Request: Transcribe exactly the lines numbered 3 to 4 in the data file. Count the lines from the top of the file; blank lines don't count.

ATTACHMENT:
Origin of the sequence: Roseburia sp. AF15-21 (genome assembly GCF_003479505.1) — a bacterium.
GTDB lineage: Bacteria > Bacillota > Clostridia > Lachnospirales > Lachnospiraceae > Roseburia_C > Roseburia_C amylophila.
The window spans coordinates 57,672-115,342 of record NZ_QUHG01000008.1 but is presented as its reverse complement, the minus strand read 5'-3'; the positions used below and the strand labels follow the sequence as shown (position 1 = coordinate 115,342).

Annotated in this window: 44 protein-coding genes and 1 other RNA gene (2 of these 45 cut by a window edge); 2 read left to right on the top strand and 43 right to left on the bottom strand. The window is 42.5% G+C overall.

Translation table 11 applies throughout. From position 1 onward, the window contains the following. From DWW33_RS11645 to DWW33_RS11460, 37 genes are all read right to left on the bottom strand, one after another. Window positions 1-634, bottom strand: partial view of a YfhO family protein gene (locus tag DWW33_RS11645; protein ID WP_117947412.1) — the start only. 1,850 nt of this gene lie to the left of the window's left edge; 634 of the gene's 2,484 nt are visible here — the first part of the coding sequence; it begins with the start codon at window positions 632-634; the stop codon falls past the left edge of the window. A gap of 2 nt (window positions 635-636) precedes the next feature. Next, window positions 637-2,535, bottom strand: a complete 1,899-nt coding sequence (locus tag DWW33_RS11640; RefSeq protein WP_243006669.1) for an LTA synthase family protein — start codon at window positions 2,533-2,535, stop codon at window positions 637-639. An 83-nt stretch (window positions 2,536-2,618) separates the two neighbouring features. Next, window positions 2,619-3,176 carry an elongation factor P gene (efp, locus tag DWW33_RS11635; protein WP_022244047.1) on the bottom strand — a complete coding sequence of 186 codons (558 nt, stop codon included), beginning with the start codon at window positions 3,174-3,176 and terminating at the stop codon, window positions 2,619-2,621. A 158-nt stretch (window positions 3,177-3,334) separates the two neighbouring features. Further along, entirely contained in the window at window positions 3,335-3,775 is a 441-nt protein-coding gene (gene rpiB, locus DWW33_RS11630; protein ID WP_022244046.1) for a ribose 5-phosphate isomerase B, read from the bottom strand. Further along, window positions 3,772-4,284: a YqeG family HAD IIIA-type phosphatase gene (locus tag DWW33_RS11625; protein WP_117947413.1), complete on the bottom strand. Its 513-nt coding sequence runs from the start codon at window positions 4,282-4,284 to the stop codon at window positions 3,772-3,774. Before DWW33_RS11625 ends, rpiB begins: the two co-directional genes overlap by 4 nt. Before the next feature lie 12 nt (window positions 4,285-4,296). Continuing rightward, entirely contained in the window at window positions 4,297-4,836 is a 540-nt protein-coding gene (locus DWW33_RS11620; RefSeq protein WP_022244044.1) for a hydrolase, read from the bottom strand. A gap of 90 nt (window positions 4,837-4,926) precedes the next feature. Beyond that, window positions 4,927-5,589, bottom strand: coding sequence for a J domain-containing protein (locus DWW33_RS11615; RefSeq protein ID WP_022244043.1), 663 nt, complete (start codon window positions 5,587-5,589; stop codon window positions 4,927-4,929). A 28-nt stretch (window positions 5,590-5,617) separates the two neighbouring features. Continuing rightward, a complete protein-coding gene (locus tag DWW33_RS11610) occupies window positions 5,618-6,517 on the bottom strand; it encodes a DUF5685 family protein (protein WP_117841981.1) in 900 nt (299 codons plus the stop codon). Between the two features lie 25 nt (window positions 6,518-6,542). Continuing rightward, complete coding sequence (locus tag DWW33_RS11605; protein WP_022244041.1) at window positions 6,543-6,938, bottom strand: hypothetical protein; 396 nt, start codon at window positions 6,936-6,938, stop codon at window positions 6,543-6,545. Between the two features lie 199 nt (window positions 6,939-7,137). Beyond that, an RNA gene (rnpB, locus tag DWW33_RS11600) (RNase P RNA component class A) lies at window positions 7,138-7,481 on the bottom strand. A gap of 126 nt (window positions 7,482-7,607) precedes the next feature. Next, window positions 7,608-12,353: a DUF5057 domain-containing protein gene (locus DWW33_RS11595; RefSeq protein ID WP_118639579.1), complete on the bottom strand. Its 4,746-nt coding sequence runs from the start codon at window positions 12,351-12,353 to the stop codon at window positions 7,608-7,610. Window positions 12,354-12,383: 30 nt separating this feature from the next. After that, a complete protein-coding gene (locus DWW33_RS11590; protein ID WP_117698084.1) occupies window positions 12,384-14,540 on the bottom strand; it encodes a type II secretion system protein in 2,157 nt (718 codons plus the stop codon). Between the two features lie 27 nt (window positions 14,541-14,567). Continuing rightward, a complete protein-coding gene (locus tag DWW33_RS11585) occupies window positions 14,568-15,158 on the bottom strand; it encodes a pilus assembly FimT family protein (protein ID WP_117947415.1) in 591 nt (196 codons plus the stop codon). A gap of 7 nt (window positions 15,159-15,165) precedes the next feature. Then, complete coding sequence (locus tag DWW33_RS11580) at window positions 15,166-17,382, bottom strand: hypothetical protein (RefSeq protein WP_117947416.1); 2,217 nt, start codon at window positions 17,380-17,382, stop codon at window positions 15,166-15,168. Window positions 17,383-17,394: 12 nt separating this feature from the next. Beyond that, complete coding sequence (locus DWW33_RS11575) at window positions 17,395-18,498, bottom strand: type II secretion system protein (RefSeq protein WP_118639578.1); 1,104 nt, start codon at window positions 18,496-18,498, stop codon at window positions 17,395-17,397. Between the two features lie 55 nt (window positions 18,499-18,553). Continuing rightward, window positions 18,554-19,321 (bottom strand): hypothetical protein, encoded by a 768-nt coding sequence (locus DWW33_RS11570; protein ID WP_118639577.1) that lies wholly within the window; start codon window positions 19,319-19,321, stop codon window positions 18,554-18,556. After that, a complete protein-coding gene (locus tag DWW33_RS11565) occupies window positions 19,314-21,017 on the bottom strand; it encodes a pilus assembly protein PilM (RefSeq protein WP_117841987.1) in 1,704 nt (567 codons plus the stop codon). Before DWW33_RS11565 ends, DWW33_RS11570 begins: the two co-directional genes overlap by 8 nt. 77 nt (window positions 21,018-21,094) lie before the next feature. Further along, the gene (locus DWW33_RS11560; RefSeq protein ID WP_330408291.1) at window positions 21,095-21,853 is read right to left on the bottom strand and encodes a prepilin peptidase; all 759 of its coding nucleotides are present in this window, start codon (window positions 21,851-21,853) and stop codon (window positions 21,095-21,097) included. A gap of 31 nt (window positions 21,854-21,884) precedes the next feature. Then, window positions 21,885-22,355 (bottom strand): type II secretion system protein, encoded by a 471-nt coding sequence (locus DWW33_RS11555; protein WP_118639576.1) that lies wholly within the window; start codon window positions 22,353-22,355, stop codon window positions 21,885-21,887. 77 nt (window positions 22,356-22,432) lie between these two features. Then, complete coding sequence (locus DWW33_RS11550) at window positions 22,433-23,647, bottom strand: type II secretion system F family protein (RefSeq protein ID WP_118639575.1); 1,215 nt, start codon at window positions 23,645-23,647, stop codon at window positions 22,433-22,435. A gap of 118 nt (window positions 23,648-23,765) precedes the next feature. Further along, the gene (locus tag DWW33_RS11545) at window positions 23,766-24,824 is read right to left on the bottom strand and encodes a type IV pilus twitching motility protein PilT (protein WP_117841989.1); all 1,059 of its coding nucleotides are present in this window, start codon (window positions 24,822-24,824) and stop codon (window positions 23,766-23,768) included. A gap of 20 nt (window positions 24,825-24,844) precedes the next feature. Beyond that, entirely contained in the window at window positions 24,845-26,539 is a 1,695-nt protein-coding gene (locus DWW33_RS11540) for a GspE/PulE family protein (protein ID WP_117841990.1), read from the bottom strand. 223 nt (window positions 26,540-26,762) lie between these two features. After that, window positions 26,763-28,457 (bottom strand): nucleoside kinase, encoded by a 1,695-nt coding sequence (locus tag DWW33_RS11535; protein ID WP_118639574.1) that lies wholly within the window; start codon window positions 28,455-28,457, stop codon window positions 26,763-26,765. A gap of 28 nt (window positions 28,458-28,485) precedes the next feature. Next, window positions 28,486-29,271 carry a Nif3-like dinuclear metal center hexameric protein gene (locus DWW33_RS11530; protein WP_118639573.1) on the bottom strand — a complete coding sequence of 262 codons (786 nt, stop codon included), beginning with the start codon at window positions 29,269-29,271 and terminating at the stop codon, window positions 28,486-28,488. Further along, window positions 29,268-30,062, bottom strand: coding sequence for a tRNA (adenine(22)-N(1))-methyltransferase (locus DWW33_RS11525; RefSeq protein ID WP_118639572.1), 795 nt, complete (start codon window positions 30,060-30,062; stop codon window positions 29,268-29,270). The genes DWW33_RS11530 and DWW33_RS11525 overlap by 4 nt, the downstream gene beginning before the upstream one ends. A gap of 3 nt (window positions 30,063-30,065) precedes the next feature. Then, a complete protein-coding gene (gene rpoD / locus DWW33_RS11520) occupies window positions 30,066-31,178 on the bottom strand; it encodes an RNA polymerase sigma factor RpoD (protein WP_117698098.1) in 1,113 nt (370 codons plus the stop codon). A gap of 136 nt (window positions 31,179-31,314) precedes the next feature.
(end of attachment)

The window spans coordinates 57,672-115,342 of record NZ_QUHG01000008.1 but is presented as its reverse complement, the minus strand read 5'-3'; the positions used below and the strand labels follow the sequence as shown (position 1 = coordinate 115,342).

Annotated in this window: 44 protein-coding genes and 1 other RNA gene (2 of these 45 cut by a window edge); 2 read left to right on the top strand and 43 right to left on the bottom strand. The window is 42.5% G+C overall.